end
end

Example 3: Time for a review. Let’s put it all together, and see what we have achieved so far and what might still be missing. To keep things simple, we implement an addition only

number = Parser.new
number.expression = Expression.new /(-)?\d+/
number.semantics = lambda { |str| str.to_i }
add = Parser.new
add.expression = number & "+" & number
add.semantics = lambda { |a, x, b| a + b }
input = StringScanner.new "3 + 4"
puts add.match(input)

Yikes, how source codish! We would rather like to write something as concise as

add := number & "+" & number
add = { |a, b| a + b }

Magic to the rescue! Next on our list of DSL ingredients are overriding a language hook and scoping. The first and most important thing to be done now, is to hide all the parser creation clutter. We just want to spell out an expression’s name, and—tada, magic!—a new parser is to be created the first time and later the same parser to be returned.

We achieve this by overriding a language hook. A language hook is a special method that gets notified of language-related events. The most important language hooks in Ruby are

  • Kernel#method_missing
  • Module#const_missing
  • Module#method_added
  • Module#method_removed
  • Module#included
  • Module#extended

By default, the first two hooks raise an error and the remaining hooks do nothing. As parsing expressions are most like constants, we override const_missing to assign a newly created parsing expression whenever a constant is missing.

module Grammar
  def const_missing(symb)
    const_set symb, Parser.new
  end
end

Since Ruby constants must start with an uppercase letter, the parsing expressions of our DSL have the some limitation. We can live with that. Now, whenever an uninitialized constant name is used, the custom hook is called and assignes a newly created parsing expression to the so far uninitialized constant. If the same constant name is used later, it is on longer uninitialized but refers to the proper parsing expression. However, we do not want this magic to happen for all Ruby code, but only for our little grammar. Hence we use a module to limit the scope of our hook.

NB: it would be nice to limit the scope of monkey patching as well. Alas, this is not as simple. Method definitions, and thus monkey patches, are always applied global rather than being properly scoped.

Furthermore, we use module methods to define common expressions, such as number. Another module can later extend Grammar in order to import both constant resolution and predefined expressions.

module Grammar
  def number
    number = Parser.new
    number.expression = Expression.new /^\d+/
    number.semantics = lambda { |string| string.to_i }
    number
  end
end

And, we define concise aliases for the setters of a parser’s expression and semantics. Again, our purpose is to improve ease of writing and reading. For the same purpose, we define Grammar#=~ for expression matching and decide that Root shall be to the entry point of any grammar module.

class Parser
  def <= expr
    self.expression = expr
  end
  def do &lambda
    self.semantics = lambda
  end
end

module Grammar
  def =~ string
    self::Root.match StringScanner.new(input)
  end
end

Example 4: Sweetening things up with all that sugar, we get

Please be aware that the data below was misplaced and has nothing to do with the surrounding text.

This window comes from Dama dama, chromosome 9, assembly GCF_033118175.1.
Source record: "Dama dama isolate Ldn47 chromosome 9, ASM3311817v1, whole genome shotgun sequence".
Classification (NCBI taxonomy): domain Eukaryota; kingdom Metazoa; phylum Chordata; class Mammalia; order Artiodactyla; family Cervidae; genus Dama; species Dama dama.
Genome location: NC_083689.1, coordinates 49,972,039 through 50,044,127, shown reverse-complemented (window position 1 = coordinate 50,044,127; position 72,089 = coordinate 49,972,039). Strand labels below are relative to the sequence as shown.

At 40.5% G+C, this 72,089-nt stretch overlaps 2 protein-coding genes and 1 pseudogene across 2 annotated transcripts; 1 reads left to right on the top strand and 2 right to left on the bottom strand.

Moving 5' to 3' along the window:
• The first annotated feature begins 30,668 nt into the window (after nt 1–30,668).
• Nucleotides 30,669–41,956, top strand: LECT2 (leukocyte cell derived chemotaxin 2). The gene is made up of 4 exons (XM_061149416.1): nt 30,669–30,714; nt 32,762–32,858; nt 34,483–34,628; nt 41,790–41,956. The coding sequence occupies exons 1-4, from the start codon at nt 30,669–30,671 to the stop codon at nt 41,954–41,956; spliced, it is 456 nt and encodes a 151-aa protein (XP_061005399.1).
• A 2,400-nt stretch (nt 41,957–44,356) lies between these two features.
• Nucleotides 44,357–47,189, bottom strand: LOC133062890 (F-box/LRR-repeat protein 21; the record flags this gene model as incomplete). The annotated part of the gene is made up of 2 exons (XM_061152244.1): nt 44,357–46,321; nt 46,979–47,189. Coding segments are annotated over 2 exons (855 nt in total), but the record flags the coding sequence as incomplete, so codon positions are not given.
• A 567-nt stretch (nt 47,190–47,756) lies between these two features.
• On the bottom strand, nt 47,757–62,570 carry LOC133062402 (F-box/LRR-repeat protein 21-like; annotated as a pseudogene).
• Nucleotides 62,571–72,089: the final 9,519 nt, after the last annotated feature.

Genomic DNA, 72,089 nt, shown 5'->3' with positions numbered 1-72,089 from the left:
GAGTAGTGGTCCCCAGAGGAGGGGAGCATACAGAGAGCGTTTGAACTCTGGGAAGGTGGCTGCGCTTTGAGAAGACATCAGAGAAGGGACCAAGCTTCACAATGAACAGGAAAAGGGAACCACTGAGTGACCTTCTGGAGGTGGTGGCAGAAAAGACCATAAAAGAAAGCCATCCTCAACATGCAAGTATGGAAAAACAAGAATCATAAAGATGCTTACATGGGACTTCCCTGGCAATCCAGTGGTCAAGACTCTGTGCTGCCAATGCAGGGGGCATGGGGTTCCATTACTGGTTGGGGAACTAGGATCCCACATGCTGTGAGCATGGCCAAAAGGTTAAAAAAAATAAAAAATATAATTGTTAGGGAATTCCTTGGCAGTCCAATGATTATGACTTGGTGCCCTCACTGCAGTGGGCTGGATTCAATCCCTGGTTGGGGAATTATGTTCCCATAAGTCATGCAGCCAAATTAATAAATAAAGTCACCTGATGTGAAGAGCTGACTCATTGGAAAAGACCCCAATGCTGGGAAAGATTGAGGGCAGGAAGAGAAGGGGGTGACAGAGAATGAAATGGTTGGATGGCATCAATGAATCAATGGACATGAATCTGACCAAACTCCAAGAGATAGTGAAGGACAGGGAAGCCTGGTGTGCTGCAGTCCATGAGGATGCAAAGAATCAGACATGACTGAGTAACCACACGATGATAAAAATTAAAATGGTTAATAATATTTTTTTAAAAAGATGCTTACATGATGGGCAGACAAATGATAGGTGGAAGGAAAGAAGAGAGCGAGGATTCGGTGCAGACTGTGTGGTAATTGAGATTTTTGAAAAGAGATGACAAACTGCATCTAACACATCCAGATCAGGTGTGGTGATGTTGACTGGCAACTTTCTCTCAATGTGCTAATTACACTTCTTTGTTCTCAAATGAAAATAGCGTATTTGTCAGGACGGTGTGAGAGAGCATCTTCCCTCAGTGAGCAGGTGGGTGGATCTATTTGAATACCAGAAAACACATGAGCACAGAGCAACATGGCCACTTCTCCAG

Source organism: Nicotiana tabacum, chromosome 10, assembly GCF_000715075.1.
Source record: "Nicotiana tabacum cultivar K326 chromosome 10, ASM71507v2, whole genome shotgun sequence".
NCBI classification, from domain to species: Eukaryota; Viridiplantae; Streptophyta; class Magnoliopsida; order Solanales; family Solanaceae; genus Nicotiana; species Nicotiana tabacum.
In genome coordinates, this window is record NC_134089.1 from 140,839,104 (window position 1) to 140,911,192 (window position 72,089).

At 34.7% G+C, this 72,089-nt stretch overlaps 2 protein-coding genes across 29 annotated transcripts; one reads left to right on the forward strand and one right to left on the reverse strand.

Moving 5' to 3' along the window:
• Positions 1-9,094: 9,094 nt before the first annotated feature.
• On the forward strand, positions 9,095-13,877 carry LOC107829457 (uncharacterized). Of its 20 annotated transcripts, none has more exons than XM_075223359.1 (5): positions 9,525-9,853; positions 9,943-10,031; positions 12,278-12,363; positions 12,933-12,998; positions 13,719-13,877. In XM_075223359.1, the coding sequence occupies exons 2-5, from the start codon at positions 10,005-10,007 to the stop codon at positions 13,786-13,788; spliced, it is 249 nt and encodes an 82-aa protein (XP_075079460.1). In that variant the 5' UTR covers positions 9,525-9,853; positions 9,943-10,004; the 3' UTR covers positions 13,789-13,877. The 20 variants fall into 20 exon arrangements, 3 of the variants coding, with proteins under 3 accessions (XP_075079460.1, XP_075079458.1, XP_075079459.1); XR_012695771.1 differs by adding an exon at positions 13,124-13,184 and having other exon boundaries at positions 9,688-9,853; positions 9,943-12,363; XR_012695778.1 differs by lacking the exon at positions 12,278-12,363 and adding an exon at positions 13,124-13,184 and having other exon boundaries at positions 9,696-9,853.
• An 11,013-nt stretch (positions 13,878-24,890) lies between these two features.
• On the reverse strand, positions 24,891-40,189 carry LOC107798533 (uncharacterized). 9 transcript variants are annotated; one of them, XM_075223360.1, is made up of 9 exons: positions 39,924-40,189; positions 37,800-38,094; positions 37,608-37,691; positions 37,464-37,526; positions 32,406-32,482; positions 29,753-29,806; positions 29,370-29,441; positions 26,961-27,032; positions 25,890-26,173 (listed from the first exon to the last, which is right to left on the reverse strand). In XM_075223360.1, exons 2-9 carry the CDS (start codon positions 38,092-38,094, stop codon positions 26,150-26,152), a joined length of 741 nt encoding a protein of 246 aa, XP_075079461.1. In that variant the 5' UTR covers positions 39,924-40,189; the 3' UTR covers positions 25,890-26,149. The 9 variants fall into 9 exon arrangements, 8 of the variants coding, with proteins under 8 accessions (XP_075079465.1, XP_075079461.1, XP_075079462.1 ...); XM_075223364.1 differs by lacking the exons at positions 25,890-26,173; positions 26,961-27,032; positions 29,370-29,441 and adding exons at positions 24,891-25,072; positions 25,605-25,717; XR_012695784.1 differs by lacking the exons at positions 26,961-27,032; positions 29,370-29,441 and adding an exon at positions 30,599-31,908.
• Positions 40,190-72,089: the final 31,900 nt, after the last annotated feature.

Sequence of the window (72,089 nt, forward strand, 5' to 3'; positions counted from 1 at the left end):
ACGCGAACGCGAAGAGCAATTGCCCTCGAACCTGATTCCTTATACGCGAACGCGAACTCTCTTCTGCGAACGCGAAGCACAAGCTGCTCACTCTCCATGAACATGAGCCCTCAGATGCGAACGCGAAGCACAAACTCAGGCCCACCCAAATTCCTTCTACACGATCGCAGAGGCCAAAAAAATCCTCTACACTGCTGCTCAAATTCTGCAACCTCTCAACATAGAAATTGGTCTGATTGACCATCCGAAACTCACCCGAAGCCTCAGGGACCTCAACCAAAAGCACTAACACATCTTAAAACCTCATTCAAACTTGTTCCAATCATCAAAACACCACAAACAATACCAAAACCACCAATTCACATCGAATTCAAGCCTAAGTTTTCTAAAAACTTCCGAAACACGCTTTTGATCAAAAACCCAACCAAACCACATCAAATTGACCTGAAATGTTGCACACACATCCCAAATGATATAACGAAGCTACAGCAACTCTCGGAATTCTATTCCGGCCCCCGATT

module Add
  extend Grammar
  Root <= number & "+" & number
  Root.do { |a, plus, b| a + b }
end

puts Add =~ "3 + 4"

Done … or rather, almost done. There is one more issue left. The lambda expression for our addition still looks quite ugly with this superfluous plus parameter. A sequence pattern returns all its children as match. Therefore, the addition results in [3, "+", 4] instead of just [3, 4]. It would be nice to omit the plus.

But even worse, consider the calculator’s "(" & Sum & ")" expression, which we must associate with the rather pointless { |a,b,c| b } lambda procedure. Here, it would be nice to omit the parentheses.

A quick look at the complete grammar of the initial calculator reveals that for any sequence pattern, the string children are to be omitted when doing semantics. Hence we introduce an @omit instance variable in Expression and redefine SequenceExpressions#match to omit omitable children. Please refer to the full source code for details.

Now, our DSL is finally done.

Example 5: Finally, we can write the initial example almost as given

module Calculator
  extend Grammar

  Root    <= Sum
  Sum     <= Add | Sub | Prod
  Add     <= Prod & "+" & Sum
  Sub     <= Prod & "-" & Sum
  Prod    <= Mult | Div | Atom
  Mult    <= Atom & "*" & Prod
  Div     <= Atom & "/" & Prod
  Atom    <= number | Parens
  Parens  <= "(" & Sum & ")"

  Add.do    { |a, b| a + b }
  Sub.do    { |a, b| a - b }
  Mult.do   { |a, b| a * b }
  Div.do    { |a, b| a / b }

end

puts Calculator =~ "14 + 15 * 3 + 2 * (5 - 7)" # => 55

I hope to have shown that designing your own parser framework is not only fun but also rather simple. And, that there is more in DSLs than excessive abuse of keyword parameters. In the final installement of this series, I will show how to use memoization to tame the big O beast.

Please checkout the the full source code.

One Response to “How to write an Executable Grammar – II”

  1. For.example() » Blog Archive » How to write an Executable Grammar – III Says:

    [...] we finish our executable grammar series. So far, we implemented an executable PEG parser, and we turned our parser into a DSL language. What remains to be done, is taming the big O [...]

For.example is Digg proof thanks to caching by WP Super Cache!